Investment decisions will be supported by the improving economic sentiment, as well as the financing of the Recovery and Resilience Facility (RRF) of the European Union (EU) will become available gradually. Export growth is estimated to move closely to the development of external demand, with Latvia's trade partners having addressed the crisis with smaller losses than the EU average last year and their economies rebounding from a better start position this year. Exports of goods registered growth already in the second half of 2020, and sentiment improvement will also gradually restore the flows of services hit by the restrictions. With the external and particularly the domestic demand improving, imports of goods and services will also see accelerated growth, and the foreign trade and current account balances will become negative.
February is likely to have been the last of the most recent months with consumer price deflation. Latvijas Banka's inflation forecast for 2021 has been revised upwards to 1.8%. This was mainly supported by the rising global commodity prices and service prices on account of pent-up consumption and higher per customer costs caused by the social distancing measures, as well as by the significant increase in the minimum wage implemented at the beginning of this year. Although neither the producer and import price developments nor the inflation expectations of businesses and consumers allow to project a steep rise in inflation, annual inflation could temporarily approach the presently rarely seen level of 3% in some episodes of 2021.
Government support helps to sustain the capacity of the supply side of the economy, preventing a wave of mass defaults and lay-offs. Hence, with the virus spread contained and demand rebounding, the economic recovery is likely to be more vigorous. According to Latvijas Banka's estimates, the announced government support measures to mitigate the consequences of the second wave of the pandemic that significantly increase this year's government deficit could contribute 3.5% to Latvia's GDP. While short-term income support can help to ease the fallout from the crisis, the government support should be focused on strengthening the long-term growth after the COVID-19 crisis through wise investment.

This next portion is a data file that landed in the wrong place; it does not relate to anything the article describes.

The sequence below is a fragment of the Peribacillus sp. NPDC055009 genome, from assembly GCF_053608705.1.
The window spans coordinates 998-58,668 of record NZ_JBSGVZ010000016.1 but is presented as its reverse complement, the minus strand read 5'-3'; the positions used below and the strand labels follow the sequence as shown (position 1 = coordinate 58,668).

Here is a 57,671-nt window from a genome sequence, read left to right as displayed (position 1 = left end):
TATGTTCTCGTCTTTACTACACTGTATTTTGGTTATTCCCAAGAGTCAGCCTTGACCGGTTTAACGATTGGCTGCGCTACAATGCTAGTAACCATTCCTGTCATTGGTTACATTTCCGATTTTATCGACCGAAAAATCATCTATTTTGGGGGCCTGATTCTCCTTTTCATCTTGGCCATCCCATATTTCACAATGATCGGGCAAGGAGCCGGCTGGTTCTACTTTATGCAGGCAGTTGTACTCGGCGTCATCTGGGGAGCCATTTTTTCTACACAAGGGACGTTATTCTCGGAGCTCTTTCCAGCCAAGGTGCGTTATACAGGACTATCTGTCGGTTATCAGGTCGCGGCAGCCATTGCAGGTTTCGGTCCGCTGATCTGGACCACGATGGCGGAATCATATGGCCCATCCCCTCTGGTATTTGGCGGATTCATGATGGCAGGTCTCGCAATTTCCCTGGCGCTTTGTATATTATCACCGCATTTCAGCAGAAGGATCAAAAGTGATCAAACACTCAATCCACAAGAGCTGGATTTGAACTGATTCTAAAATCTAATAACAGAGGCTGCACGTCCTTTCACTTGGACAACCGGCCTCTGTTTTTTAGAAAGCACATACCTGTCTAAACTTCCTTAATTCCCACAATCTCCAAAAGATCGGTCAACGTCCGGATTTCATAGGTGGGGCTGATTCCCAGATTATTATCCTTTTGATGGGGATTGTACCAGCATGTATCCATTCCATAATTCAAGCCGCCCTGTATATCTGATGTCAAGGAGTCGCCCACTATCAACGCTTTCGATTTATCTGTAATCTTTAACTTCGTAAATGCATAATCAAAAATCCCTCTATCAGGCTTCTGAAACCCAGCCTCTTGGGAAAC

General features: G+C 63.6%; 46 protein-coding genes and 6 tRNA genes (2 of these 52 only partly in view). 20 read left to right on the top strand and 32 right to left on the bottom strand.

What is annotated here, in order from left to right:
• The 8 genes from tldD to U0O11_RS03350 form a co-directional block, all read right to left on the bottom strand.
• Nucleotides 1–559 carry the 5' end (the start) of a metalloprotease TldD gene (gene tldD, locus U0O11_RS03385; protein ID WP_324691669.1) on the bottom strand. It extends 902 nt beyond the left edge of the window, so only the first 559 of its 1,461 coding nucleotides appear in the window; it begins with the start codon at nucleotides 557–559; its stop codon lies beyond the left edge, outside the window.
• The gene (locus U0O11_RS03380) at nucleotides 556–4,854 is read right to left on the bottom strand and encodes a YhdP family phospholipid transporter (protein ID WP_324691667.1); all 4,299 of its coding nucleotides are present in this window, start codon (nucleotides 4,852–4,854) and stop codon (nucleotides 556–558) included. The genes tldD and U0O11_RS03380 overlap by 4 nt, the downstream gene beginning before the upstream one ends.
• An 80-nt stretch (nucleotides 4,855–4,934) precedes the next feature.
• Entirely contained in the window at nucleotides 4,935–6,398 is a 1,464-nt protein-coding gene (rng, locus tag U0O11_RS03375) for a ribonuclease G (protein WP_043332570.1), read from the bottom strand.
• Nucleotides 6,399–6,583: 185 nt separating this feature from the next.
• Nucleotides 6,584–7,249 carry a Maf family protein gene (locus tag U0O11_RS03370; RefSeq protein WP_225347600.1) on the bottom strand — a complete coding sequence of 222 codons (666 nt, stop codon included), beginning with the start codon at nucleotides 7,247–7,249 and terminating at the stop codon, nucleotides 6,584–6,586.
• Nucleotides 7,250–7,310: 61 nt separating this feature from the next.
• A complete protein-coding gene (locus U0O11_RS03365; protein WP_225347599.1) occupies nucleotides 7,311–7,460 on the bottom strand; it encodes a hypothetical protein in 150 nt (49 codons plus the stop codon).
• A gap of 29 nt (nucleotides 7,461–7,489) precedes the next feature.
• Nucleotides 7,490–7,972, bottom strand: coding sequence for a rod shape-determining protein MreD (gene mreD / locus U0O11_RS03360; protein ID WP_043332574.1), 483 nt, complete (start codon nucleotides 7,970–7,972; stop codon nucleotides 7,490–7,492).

The strong recovery of the GDP growth and particularly that of the private consumption projected for the second half of 2021 is expected to continue in 2022 when the GDP is likely to grow by 6.5%. This will also improve employment opportunities and reduce unemployment. Investment growth will be further supported by both sizeable additional EU funding inflows, with increased support from the RFF, and improved private investor confidence. Rebounding domestic activity and service prices will keep the inflation growth steady at 2.2% and 1.8% in 2022 and 2023 respectively. Accessibility of EU financing will continue to sustain investment growth above the level of economic growth in 2023. At the same time, the build-up of pent-up consumption caused by the crisis will reverse and private consumption will follow the growth of the household income. GDP growth for 2023 is estimated at 3.6%. The projections of the general government deficit for 2022 and 2023 were made based on the assumption of a no-change government policy and considering only the already adopted government decisions. The EU fiscal rules have been relaxed during the present crisis to allow flexibility which will also be preserved in 2022. Therefore, the risks of a higher government deficit associated with the new policy initiatives, particularly with fulfilling the previously made promises, are high.
The short-term risks to the GDP and inflation forecasts are on the downside and mainly hinge on successful containment of the pandemic. If the vaccination does not proceed as planned and there are any delays in containing the spread of the coronavirus, including its mutations, the economic recovery is likely to be weaker and the upward effect of the pent-up consumption on service prices could be smaller than estimated. Nevertheless, the medium-term risks are tilted to the upside and a more vigorous rebound in global demand caused by the ample fiscal stimuli could provide an additional impetus also to Latvia's economic growth. Food prices could grow more than expected due to higher global demand, whereas the prices of industrial goods could increase more as a result of limited supply.
Table. Macroeconomic fundamentals: actual data and Latvijas Banka projections (P)
The cut-off date for the information used in the forecast is 16 March 2021, and 17 February for the information used in some technical assumptions.